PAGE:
Directed by Kiah Roache-Turner.
Starring Monica Bellucci, David Wenham, Ben O’Toole, Caroline Ford, Tess Haubrich, Bob Savea, and Benedict Hardie.
A man who discovers that he is part of a secret sect of magical beings who hunt down and destroy demons in the internet.
Given Kiah Roache-Turner’s statement debut Wyrmwood: Road Of The Dead, Nekrotronic’s disappointing vapidness comes unexpected. A Pokémon Go riff turned demonic roasting of internet obsessions? Heavy Ghostbusters vibes? Monica Bellucci in synthetic Satan mode? Everything about Roache-Turner’s The Matrix meets Doom midnighter tickles my exploitation fancy, but alas, drollness wins outright. An impossible fate to ponder given the film’s eye-catching trailer, yet here we are. About to argue how Belluci is somehow miscast despite my ravenous desire to see her engage in devilishly wicked roles.
Ben O’Toole plays sanitation worker Howie, unknowingly the last in a prolific bloodline of Necromancers. Monica Bellucci’s underworld big-wig isn’t pleased by his “second coming” situation, leading Howie into the protective arms of a rogue Necromancer family. Sisters Molly (Caroline Ford) and Torquel (Tess Haubrich) follow daddy’s orders (played by David Wenham) in a war against digital demons who hijack hapless souls glued to their smartphones. Can Howie stay alive long enough to fulfill his lifesaving prophecy, or will evils infect until every device accepts the beast’s digits.
Knowing Nekrotronic is based on Roache-Turner’s short film DaemonRunner, my comment of “Nekrotronic feels like a bang-up short that can’t sustain feature lengths” is not without influence. Still, the association stands. Kiah, along with brother Tristan, executes one bonkers idea with maximum Blade Runner colorization and minimal warfare damnation. Influences spill like an overstuffed horror piñata, down to Bob Savea as a friendly “Wraith” à la An American Werewolf In London. You’ll want to adore Howie’s existential wrestling with his savior significance, or Torquel’s gum-chewin’ badassery, but genre unconventionality is disappointingly braindead.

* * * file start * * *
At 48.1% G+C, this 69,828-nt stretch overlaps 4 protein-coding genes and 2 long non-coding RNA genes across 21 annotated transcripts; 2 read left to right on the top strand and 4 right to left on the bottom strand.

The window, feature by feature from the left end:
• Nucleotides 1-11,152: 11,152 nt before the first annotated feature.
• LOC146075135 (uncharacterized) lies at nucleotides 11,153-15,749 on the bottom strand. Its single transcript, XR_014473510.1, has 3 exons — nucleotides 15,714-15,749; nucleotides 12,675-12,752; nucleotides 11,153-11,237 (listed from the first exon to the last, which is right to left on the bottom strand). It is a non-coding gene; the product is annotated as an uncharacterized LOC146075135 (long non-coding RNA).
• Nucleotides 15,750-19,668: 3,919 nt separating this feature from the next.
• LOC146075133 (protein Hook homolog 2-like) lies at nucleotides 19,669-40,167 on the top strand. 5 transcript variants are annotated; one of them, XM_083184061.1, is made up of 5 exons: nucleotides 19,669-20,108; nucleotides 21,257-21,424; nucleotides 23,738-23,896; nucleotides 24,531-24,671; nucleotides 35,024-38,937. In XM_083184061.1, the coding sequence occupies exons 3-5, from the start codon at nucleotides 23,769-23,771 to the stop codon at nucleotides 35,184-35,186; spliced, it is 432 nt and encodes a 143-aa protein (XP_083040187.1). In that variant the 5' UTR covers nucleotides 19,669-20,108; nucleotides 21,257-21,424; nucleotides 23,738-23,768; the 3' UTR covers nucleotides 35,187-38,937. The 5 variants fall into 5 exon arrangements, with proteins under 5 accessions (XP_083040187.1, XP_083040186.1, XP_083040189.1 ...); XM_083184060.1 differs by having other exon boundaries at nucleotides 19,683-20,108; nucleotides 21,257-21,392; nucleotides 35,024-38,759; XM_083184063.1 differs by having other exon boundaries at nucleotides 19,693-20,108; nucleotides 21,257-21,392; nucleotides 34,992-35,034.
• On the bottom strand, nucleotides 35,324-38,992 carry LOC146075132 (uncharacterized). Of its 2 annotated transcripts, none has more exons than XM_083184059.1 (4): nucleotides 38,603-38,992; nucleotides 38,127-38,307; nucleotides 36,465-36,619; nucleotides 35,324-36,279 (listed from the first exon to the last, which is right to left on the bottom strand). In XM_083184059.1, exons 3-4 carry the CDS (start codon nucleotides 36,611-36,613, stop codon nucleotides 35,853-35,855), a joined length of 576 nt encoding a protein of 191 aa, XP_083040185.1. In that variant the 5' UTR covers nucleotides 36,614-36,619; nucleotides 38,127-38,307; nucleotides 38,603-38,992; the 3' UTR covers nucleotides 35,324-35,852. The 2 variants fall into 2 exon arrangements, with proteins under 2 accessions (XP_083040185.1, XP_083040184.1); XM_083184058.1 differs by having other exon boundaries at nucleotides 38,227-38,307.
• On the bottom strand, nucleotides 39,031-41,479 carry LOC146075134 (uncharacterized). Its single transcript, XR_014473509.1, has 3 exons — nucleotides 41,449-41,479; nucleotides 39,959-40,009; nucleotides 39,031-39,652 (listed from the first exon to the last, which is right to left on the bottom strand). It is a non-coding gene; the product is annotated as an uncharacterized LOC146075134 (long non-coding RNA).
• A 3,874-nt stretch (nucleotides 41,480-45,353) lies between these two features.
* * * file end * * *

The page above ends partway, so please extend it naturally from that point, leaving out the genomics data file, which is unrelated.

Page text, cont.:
The brothers Roache-Turner create a world, visually and conceptually, littered with dismembered corpses and beaming neon-bright heretic symbols. Alleyways are, ever so forcefully, warmed by pinkish Blade Runner 2049 hues, while Belluci’s lair drips guts from exploded goats and hellish red saturation. Gnarly demons are 3D printed, summoned from a pool of what might repurpose as Nickelodeon slime, before execution by monster-slaying firepower. Even down to Howie and Molly’s possession-prevention armor, sensational aesthetic details of Nekrotronic stand to impress.
Performances, unfortunately, are rigid and skeletal. Bellucci’s brand of menace aims for seduction and sadism as she decapitates host bodies or zaps malevolent spirits into unsuspecting app users. Disappointingly, her straight-reading delivery downplays genre embellishment that, say, Paz de la Huerta might contend, which amounts to those Danny Trejo performances where even he doesn’t seem to care about scripted material. It’s no better from O’Toole to Ford to Haubrich, who are either stammering punchlines or ass-kickers with little more definition. Savea impresses most as Howie’s slapstick undead bro – the least important role contextually, but necessary as a few laughs are permitted.
Nekrotronic’s journey is plotted without tension or climax, lumbering through scripted motions for the sake of splattering Ghoulish Agent Smith lookalike henchmen. Major happenings conclude with nary a reason except to provide Howie’s squad with an easy victory, recalling how a character’s combustible flesh is never explained yet defeats a mini-boss. Or what about how one of the film’s most thrilling moments boils down to blipping dots on a television monitor darting around a pentagram shape? Pac-Man of the Damned? Roache-Turner struggles with what should and shouldn’t be shown, defaulting to action-comedy cliches when all else fails. Seventeen thousand ideas you witnessed before trapped within a pulsating containment unit far more elaborately designed than filled.
After, Wyrmwood, I’ll see anything Kiah and Tristan Roache-Turner churn out – but Nekrotronic extinguishes the sparks of ingenuity with a catastrophically bland sci-fi-paranormal-video-game-demon-hunter misfire. That’s the last sentence I want to write, trust me. Try for yourself, because there’s a reason TIFF Midnight Madness programmed such a flick. It’ll have its audiences, but those slobbering hordes will be slim. Maybe inject an IV of booze into your system before tackling this binary beast, best enjoyed with a serious buzz raging.
Flickering Myth Rating – Film: ★ ★ / Movie: ★ ★
Matt spends his after-work hours posting nonsense on the internet instead of sleeping like a normal human. He seems like a pretty cool guy, but don’t feed him after midnight just to be safe (beers are allowed/encouraged). Follow him on Twitter/Instagram/Letterboxd (@DoNatoBomb).